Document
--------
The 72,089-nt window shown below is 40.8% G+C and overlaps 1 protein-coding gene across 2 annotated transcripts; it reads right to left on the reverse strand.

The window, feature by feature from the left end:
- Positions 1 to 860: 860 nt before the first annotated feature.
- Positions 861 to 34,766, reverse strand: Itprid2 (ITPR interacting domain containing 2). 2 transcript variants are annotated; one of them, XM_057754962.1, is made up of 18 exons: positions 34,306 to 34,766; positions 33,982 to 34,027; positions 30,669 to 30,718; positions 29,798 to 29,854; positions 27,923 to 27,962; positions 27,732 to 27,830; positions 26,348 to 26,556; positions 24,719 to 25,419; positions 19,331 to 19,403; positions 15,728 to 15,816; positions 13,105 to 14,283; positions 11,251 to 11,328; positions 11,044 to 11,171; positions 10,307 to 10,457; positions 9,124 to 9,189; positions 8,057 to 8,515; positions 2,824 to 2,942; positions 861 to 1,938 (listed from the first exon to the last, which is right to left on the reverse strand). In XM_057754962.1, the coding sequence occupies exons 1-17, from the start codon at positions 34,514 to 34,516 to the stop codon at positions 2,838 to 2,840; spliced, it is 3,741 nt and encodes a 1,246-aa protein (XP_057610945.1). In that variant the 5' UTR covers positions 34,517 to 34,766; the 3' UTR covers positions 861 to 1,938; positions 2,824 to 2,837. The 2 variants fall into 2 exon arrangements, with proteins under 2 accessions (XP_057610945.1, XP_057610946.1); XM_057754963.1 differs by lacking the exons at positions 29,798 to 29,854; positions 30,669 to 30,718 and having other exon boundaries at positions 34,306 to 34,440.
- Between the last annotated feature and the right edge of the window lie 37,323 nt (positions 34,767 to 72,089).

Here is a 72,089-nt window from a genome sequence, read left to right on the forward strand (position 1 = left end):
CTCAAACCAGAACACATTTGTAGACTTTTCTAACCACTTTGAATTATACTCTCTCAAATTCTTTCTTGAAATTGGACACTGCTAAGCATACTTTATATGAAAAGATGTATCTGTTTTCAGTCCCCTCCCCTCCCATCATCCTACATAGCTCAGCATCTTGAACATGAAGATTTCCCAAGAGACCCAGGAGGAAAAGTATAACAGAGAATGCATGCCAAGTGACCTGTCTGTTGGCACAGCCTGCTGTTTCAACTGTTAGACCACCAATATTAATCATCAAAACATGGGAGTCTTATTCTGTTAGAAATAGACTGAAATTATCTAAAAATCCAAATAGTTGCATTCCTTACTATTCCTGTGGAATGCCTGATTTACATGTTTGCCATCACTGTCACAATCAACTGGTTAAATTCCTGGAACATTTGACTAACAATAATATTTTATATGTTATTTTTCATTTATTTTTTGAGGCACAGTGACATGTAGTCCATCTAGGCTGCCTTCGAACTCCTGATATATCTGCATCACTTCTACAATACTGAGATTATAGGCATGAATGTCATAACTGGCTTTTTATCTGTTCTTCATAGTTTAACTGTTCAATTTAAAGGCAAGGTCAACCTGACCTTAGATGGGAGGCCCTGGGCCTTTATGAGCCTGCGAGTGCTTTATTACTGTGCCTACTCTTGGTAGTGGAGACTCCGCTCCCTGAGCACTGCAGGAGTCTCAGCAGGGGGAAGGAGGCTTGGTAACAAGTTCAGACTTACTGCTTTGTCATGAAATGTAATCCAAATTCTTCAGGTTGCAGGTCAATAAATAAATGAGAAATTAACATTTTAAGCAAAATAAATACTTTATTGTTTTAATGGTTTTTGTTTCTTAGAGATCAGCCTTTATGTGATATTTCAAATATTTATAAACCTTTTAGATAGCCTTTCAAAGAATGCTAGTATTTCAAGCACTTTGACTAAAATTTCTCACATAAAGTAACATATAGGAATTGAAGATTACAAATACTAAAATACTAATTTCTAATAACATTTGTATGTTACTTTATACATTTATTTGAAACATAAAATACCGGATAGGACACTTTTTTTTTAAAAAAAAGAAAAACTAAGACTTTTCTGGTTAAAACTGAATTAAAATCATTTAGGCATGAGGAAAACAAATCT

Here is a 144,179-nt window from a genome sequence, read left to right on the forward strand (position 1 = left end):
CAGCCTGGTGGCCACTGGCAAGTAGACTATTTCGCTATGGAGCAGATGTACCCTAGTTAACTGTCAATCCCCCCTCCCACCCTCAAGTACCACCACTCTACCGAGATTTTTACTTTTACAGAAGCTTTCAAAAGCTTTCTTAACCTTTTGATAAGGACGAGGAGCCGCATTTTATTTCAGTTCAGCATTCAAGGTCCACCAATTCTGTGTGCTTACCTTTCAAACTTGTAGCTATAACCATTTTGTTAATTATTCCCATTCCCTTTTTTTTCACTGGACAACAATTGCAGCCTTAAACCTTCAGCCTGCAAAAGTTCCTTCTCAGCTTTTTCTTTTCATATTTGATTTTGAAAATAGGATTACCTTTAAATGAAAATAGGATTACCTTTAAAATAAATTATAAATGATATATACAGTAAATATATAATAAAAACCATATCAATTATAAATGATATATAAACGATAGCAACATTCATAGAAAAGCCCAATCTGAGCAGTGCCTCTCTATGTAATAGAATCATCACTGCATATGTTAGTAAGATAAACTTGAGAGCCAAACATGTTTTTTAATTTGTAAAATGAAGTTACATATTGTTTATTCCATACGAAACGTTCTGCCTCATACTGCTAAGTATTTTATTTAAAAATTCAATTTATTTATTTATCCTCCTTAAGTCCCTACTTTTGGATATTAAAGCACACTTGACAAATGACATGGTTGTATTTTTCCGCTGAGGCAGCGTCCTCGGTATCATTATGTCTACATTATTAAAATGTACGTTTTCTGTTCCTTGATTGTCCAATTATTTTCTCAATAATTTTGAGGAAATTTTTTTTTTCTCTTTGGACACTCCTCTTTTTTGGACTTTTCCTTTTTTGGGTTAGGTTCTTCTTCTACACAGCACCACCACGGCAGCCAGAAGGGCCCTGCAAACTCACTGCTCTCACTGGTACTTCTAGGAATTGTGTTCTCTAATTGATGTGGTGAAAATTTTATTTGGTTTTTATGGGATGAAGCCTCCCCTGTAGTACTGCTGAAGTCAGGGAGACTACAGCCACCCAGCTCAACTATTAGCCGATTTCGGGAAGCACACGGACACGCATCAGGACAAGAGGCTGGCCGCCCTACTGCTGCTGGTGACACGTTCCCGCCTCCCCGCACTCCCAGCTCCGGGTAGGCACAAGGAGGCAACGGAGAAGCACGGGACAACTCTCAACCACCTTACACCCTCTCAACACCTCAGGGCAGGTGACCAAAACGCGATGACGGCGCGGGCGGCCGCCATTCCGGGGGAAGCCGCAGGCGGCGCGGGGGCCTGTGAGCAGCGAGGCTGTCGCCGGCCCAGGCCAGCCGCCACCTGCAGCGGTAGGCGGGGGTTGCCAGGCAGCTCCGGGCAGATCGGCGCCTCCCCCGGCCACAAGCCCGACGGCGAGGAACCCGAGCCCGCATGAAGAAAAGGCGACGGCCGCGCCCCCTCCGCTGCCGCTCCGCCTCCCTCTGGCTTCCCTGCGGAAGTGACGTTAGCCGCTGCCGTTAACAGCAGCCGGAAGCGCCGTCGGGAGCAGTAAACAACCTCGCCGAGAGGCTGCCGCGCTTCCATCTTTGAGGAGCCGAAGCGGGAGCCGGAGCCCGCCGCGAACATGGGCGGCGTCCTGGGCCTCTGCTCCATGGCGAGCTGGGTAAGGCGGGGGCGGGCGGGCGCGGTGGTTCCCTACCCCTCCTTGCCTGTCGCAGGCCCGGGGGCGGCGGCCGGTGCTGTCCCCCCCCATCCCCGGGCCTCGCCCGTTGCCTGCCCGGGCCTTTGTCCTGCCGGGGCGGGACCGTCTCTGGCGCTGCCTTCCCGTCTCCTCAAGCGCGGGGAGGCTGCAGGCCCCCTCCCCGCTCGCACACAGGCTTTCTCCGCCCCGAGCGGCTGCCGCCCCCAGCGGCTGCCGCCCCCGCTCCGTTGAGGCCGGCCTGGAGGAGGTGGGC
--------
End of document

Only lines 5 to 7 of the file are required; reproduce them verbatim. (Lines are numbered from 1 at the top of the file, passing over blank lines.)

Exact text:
- Between the last annotated feature and the right edge of the window lie 37,323 nt (positions 34,767 to 72,089).

Here is a 72,089-nt window from a genome sequence, read left to right on the forward strand (position 1 = left end):
CTCAAACCAGAACACATTTGTAGACTTTTCTAACCACTTTGAATTATACTCTCTCAAATTCTTTCTTGAAATTGGACACTGCTAAGCATACTTTATATGAAAAGATGTATCTGTTTTCAGTCCCCTCCCCTCCCATCATCCTACATAGCTCAGCATCTTGAACATGAAGATTTCCCAAGAGACCCAGGAGGAAAAGTATAACAGAGAATGCATGCCAAGTGACCTGTCTGTTGGCACAGCCTGCTGTTTCAACTGTTAGACCACCAATATTAATCATCAAAACATGGGAGTCTTATTCTGTTAGAAATAGACTGAAATTATCTAAAAATCCAAATAGTTGCATTCCTTACTATTCCTGTGGAATGCCTGATTTACATGTTTGCCATCACTGTCACAATCAACTGGTTAAATTCCTGGAACATTTGACTAACAATAATATTTTATATGTTATTTTTCATTTATTTTTTGAGGCACAGTGACATGTAGTCCATCTAGGCTGCCTTCGAACTCCTGATATATCTGCATCACTTCTACAATACTGAGATTATAGGCATGAATGTCATAACTGGCTTTTTATCTGTTCTTCATAGTTTAACTGTTCAATTTAAAGGCAAGGTCAACCTGACCTTAGATGGGAGGCCCTGGGCCTTTATGAGCCTGCGAGTGCTTTATTACTGTGCCTACTCTTGGTAGTGGAGACTCCGCTCCCTGAGCACTGCAGGAGTCTCAGCAGGGGGAAGGAGGCTTGGTAACAAGTTCAGACTTACTGCTTTGTCATGAAATGTAATCCAAATTCTTCAGGTTGCAGGTCAATAAATAAATGAGAAATTAACATTTTAAGCAAAATAAATACTTTATTGTTTTAATGGTTTTTGTTTCTTAGAGATCAGCCTTTATGTGATATTTCAAATATTTATAAACCTTTTAGATAGCCTTTCAAAGAATGCTAGTATTTCAAGCACTTTGACTAAAATTTCTCACATAAAGTAACATATAGGAATTGAAGATTACAAATACTAAAATACTAATTTCTAATAACATTTGTATGTTACTTTATACATTTATTTGAAACATAAAATACCGGATAGGACACTTTTTTTTTAAAAAAAAGAAAAACTAAGACTTTTCTGGTTAAAACTGAATTAAAATCATTTAGGCATGAGGAAAACAAATCT